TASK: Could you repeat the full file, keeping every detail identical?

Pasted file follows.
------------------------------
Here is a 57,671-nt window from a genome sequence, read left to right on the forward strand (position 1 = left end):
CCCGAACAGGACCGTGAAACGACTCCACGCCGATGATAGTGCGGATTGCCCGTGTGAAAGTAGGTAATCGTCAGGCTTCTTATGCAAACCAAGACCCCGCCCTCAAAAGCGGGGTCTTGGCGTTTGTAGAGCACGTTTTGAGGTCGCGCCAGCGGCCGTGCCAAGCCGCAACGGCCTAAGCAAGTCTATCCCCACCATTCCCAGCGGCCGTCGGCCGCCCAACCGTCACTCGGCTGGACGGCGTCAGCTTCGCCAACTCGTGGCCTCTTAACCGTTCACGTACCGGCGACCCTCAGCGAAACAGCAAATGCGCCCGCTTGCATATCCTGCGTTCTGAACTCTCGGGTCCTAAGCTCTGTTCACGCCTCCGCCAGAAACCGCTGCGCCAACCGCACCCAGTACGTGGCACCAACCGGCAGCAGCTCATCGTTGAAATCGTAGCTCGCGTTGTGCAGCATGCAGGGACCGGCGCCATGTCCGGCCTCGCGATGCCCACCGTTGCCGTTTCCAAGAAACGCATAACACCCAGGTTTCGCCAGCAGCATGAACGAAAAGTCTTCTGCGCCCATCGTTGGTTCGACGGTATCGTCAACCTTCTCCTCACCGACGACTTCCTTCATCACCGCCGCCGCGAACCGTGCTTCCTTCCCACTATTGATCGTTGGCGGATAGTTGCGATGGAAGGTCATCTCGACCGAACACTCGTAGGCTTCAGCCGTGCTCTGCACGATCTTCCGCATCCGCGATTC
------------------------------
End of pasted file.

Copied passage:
Here is a 57,671-nt window from a genome sequence, read left to right on the forward strand (position 1 = left end):
CCCGAACAGGACCGTGAAACGACTCCACGCCGATGATAGTGCGGATTGCCCGTGTGAAAGTAGGTAATCGTCAGGCTTCTTATGCAAACCAAGACCCCGCCCTCAAAAGCGGGGTCTTGGCGTTTGTAGAGCACGTTTTGAGGTCGCGCCAGCGGCCGTGCCAAGCCGCAACGGCCTAAGCAAGTCTATCCCCACCATTCCCAGCGGCCGTCGGCCGCCCAACCGTCACTCGGCTGGACGGCGTCAGCTTCGCCAACTCGTGGCCTCTTAACCGTTCACGTACCGGCGACCCTCAGCGAAACAGCAAATGCGCCCGCTTGCATATCCTGCGTTCTGAACTCTCGGGTCCTAAGCTCTGTTCACGCCTCCGCCAGAAACCGCTGCGCCAACCGCACCCAGTACGTGGCACCAACCGGCAGCAGCTCATCGTTGAAATCGTAGCTCGCGTTGTGCAGCATGCAGGGACCGGCGCCATGTCCGGCCTCGCGATGCCCACCGTTGCCGTTTCCAAGAAACGCATAACACCCAGGTTTCGCCAGCAGCATGAACGAAAAGTCTTCTGCGCCCATCGTTGGTTCGACGGTATCGTCAACCTTCTCCTCACCGACGACTTCCTTCATCACCGCCGCCGCGAACCGTGCTTCCTTCCCACTATTGATCGTTGGCGGATAGTTGCGATGGAAGGTCATCTCGACCGAACACTCGTAGGCTTCAGCCGTGCTCTGCACGATCTTCCGCATCCGCGATTC